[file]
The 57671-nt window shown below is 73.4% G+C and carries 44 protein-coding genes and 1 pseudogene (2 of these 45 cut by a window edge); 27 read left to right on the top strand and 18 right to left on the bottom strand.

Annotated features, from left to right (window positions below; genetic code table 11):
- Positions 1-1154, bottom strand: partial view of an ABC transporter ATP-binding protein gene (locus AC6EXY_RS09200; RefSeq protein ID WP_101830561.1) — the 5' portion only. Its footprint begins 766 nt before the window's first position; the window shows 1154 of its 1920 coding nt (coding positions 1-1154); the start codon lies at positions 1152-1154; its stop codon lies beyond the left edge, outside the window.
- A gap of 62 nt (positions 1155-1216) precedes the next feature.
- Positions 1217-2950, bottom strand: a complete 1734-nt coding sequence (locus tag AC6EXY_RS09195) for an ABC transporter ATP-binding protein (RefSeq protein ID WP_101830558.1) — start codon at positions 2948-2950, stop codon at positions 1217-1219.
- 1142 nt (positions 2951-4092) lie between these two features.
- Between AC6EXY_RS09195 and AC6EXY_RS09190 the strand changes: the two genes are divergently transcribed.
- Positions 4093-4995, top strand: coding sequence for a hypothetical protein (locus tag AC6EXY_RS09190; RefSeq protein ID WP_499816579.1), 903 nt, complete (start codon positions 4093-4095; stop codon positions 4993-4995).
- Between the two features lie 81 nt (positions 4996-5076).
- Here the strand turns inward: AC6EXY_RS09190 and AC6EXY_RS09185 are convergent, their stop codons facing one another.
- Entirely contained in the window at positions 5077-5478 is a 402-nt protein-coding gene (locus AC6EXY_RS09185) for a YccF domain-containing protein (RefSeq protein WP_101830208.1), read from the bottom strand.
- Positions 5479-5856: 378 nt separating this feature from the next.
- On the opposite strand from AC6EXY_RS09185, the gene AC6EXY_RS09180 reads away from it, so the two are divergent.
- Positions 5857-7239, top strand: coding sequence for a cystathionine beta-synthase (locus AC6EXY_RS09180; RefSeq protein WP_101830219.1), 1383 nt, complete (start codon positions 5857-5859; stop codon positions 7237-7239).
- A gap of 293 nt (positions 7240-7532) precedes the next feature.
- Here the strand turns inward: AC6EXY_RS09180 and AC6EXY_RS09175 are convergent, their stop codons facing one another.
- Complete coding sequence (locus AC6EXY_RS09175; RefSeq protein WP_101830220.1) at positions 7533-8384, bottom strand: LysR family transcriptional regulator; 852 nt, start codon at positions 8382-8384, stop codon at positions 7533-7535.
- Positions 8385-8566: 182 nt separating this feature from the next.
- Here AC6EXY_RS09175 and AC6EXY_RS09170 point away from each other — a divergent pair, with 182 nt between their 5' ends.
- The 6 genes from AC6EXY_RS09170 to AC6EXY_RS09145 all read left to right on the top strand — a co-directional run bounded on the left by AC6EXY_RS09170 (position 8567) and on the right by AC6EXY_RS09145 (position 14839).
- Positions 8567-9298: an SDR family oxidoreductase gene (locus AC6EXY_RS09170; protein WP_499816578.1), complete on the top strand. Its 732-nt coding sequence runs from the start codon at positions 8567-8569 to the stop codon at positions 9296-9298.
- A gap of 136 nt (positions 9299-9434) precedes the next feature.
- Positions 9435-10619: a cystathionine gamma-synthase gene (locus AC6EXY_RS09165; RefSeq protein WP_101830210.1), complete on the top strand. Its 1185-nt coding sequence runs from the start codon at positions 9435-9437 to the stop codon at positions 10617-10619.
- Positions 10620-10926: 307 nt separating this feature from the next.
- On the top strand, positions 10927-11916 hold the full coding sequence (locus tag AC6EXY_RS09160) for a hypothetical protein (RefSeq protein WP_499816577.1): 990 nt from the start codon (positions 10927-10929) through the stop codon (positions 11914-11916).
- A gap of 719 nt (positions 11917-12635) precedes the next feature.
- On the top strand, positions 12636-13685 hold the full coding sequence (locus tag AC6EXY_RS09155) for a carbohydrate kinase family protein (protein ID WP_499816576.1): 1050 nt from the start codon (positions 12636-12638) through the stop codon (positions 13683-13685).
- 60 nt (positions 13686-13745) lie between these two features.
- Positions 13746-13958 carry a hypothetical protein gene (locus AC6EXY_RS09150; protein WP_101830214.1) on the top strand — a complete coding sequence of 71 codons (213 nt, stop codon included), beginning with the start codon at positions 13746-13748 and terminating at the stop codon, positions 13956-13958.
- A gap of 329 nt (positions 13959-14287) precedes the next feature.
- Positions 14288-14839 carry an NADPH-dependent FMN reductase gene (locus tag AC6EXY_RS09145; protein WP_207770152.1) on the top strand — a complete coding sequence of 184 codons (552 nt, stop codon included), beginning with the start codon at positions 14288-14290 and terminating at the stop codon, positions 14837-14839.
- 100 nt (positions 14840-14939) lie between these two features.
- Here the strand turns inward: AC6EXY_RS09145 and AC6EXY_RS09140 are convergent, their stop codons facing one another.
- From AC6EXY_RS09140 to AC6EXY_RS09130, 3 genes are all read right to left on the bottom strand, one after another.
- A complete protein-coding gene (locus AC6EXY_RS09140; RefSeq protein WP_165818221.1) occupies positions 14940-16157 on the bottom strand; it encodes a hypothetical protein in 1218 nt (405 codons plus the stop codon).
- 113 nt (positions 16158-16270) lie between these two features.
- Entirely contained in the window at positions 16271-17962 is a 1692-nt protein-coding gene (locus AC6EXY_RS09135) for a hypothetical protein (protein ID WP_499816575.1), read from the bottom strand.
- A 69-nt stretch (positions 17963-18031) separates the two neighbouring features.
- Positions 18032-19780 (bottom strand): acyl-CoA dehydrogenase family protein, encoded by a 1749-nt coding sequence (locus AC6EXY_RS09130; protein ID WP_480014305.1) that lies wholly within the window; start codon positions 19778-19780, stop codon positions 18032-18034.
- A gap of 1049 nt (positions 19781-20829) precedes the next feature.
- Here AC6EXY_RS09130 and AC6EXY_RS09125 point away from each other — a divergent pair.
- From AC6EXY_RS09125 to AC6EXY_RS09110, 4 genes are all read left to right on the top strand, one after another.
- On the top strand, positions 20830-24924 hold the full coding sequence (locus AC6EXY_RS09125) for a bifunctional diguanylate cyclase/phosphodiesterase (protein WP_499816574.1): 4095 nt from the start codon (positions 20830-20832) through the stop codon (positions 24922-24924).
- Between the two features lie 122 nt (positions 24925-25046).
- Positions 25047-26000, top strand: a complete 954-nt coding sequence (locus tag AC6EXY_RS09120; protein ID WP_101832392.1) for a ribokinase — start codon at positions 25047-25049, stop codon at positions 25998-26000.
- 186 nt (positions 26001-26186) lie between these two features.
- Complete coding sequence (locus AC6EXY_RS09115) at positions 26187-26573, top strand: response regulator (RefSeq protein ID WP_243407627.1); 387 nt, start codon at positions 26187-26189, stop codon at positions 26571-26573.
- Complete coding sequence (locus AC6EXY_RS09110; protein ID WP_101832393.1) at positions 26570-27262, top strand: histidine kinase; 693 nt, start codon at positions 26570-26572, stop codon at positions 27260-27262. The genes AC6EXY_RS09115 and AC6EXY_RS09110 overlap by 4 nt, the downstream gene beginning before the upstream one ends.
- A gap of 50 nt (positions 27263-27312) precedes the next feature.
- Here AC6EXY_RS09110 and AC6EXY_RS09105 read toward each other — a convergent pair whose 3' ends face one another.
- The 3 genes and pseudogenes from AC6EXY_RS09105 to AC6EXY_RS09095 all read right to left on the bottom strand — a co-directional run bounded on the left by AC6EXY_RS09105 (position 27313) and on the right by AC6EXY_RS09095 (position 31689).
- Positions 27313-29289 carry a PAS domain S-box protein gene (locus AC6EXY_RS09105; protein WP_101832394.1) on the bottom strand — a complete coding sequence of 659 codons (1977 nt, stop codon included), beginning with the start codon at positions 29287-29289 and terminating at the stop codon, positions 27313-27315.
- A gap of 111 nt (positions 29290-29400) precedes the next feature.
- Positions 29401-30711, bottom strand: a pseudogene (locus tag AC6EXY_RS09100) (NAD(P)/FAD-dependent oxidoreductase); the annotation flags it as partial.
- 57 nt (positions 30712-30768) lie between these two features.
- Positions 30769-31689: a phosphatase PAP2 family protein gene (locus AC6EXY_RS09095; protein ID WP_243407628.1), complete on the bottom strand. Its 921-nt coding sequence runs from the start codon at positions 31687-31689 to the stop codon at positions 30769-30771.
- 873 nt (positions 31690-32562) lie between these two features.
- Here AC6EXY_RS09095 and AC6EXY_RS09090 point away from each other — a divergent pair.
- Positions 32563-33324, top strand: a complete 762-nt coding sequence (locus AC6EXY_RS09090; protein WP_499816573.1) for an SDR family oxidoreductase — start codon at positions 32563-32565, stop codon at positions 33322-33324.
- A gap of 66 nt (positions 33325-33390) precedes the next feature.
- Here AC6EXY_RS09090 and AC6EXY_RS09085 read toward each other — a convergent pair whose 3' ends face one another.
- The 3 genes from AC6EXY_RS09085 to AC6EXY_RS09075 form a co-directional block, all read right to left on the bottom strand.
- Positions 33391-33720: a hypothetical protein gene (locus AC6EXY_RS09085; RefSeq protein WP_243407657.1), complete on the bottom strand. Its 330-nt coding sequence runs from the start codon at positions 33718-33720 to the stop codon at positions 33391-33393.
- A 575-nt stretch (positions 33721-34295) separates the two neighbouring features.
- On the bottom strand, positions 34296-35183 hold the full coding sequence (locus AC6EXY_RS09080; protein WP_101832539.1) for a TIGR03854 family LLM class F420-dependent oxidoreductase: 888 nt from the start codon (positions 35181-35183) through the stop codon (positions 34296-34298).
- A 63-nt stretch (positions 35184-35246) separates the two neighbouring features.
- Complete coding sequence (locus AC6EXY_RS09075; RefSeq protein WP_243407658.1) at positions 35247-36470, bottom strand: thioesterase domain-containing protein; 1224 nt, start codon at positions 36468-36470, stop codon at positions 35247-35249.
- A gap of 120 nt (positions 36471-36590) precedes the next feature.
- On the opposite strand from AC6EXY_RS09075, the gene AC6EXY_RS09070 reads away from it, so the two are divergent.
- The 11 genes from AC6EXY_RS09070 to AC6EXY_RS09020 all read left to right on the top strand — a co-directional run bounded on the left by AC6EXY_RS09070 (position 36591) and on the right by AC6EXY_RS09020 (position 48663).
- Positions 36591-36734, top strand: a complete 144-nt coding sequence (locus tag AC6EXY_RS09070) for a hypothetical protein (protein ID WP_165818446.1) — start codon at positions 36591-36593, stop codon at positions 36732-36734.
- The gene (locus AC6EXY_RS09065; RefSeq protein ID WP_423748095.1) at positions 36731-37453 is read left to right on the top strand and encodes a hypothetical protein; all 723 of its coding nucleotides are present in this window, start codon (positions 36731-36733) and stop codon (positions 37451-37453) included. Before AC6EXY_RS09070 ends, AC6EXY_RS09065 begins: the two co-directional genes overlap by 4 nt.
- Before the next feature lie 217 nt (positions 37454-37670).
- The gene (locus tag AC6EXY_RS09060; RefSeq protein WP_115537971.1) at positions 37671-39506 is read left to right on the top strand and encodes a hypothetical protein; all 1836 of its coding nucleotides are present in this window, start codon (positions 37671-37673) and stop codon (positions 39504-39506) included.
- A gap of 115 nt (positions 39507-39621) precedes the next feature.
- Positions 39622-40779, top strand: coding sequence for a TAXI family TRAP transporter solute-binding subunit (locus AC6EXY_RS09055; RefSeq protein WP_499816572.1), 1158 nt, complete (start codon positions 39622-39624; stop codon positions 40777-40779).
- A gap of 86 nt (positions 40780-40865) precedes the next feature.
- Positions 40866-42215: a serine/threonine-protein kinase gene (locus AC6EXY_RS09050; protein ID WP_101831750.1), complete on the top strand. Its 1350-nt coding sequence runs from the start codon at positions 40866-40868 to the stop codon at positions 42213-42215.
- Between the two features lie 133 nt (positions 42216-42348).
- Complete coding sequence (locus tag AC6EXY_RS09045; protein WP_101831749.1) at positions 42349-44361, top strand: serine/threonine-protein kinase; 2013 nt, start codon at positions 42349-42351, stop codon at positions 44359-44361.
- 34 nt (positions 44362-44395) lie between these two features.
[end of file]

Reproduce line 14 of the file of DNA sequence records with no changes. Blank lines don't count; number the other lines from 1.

- Positions 5857-7239, top strand: coding sequence for a cystathionine beta-synthase (locus AC6EXY_RS09180; RefSeq protein WP_101830219.1), 1383 nt, complete (start codon positions 5857-5859; stop codon positions 7237-7239).